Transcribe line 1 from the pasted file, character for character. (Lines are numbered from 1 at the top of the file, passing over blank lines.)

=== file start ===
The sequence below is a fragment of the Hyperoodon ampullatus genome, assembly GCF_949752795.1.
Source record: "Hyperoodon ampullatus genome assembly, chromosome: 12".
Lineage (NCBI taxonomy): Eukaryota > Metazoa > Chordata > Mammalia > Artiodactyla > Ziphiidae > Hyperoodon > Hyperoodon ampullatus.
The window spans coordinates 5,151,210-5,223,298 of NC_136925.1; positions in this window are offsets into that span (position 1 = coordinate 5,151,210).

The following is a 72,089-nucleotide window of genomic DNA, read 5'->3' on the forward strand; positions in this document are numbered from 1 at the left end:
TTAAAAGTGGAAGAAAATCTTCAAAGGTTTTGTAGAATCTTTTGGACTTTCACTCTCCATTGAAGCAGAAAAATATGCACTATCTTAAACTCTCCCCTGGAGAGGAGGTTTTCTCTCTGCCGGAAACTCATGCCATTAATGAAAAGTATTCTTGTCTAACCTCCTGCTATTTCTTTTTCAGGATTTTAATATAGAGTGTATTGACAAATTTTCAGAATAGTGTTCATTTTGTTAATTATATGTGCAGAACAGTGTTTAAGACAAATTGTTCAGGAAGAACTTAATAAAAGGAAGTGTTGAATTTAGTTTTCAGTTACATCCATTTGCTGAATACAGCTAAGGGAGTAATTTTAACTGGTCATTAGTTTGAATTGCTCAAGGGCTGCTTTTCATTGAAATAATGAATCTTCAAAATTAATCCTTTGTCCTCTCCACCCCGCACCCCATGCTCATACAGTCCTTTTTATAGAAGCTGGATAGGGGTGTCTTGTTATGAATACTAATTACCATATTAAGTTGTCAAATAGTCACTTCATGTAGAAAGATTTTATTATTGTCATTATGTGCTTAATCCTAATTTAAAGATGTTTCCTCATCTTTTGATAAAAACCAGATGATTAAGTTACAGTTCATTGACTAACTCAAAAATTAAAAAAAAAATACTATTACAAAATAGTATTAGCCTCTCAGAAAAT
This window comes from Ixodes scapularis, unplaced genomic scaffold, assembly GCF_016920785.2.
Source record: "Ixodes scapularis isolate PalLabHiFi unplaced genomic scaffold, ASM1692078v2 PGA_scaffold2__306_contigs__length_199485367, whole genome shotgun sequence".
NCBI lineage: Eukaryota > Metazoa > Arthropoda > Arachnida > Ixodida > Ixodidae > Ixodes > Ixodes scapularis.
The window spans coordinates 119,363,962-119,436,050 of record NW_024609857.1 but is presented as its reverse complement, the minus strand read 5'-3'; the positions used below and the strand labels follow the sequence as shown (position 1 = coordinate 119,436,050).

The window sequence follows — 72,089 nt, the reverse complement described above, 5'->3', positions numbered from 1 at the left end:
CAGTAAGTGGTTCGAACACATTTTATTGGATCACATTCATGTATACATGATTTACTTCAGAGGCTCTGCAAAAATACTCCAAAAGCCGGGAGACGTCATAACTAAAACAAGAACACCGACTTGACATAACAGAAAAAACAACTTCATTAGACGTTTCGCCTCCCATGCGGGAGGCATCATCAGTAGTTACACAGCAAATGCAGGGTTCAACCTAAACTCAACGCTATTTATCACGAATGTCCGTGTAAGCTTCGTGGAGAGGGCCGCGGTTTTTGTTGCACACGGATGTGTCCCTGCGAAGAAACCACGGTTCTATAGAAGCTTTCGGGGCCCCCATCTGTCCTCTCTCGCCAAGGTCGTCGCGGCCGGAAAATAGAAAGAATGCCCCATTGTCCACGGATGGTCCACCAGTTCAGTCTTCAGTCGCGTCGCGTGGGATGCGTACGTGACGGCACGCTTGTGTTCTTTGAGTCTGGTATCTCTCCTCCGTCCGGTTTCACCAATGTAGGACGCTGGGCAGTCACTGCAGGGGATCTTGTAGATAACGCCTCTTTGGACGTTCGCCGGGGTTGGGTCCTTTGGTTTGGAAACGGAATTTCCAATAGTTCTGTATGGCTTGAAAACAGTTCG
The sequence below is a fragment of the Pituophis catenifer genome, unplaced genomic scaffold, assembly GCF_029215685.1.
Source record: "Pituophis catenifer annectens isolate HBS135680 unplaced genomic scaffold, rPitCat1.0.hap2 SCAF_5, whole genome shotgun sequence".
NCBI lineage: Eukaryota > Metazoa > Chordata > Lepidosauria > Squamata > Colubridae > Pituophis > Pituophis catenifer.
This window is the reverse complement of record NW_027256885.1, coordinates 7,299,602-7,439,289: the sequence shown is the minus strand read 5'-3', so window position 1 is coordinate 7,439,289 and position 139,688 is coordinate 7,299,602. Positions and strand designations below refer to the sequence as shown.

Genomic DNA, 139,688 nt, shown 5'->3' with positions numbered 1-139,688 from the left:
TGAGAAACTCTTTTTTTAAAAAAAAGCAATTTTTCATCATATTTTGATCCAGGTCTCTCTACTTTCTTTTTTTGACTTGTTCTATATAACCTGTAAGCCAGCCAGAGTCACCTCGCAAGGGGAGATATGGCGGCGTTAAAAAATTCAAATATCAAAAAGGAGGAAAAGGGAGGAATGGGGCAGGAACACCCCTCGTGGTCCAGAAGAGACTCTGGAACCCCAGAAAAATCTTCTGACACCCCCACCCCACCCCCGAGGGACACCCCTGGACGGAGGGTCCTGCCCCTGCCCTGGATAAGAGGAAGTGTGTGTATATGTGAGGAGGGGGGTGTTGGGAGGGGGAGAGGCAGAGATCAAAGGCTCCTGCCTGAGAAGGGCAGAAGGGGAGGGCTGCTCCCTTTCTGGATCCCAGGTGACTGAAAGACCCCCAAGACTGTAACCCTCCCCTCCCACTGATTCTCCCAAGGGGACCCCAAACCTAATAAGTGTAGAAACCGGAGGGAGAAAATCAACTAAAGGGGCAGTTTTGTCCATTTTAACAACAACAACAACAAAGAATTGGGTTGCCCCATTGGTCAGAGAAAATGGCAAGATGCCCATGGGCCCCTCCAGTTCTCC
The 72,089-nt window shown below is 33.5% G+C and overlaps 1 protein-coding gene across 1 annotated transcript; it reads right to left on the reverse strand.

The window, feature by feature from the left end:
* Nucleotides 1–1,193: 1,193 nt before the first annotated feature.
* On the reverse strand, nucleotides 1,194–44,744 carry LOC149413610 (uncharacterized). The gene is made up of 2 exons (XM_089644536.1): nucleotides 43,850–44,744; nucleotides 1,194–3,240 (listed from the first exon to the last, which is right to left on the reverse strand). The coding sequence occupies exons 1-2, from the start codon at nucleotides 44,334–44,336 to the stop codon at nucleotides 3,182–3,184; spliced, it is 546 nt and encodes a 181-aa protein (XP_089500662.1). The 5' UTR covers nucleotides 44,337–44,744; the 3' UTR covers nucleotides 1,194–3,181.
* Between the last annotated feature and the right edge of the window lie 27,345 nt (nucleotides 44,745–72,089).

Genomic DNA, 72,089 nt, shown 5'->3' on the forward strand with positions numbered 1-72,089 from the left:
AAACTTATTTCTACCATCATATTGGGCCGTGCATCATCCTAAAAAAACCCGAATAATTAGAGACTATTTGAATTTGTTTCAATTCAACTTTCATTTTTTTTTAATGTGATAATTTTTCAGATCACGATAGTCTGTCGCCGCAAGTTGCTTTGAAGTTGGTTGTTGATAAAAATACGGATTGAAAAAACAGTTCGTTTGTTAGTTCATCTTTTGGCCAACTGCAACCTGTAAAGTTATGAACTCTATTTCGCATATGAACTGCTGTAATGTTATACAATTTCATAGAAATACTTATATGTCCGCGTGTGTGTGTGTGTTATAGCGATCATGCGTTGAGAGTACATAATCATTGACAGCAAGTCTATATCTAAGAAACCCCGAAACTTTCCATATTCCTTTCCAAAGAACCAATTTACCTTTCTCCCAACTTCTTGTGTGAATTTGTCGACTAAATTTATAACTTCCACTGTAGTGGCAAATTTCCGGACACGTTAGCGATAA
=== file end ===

The sequence below is a fragment of the Hyperoodon ampullatus genome, assembly GCF_949752795.1.